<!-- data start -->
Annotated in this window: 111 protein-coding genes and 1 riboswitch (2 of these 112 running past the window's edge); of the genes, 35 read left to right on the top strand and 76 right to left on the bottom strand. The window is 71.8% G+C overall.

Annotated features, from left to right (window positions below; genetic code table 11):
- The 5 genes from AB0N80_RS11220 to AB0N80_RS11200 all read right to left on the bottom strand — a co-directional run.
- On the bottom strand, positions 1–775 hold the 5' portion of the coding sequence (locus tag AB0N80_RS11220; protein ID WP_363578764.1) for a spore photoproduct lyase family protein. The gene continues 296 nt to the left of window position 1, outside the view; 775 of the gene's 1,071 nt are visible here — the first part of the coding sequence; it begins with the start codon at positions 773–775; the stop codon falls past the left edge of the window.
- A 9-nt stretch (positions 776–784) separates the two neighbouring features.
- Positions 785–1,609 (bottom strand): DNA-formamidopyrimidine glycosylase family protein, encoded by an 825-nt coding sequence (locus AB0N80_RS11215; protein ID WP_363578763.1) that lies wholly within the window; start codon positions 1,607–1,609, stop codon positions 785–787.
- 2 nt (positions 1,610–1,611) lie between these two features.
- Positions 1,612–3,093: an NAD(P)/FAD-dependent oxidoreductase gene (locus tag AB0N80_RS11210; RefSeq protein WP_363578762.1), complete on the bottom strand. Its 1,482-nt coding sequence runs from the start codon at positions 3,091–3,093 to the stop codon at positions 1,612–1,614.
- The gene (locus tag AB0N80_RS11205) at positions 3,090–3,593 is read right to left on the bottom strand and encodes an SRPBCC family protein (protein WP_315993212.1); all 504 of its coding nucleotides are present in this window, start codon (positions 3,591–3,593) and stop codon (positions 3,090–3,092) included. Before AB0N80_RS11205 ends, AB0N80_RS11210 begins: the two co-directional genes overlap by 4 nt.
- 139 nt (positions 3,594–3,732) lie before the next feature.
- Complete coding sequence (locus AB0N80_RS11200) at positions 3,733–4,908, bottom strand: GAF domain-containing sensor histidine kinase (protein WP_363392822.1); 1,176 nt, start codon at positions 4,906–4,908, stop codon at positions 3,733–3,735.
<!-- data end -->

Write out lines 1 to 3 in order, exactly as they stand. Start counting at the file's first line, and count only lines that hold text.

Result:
Annotated in this window: 111 protein-coding genes and 1 riboswitch (2 of these 112 running past the window's edge); of the genes, 35 read left to right on the top strand and 76 right to left on the bottom strand. The window is 71.8% G+C overall.

Annotated features, from left to right (window positions below; genetic code table 11):
- The 5 genes from AB0N80_RS11220 to AB0N80_RS11200 all read right to left on the bottom strand — a co-directional run.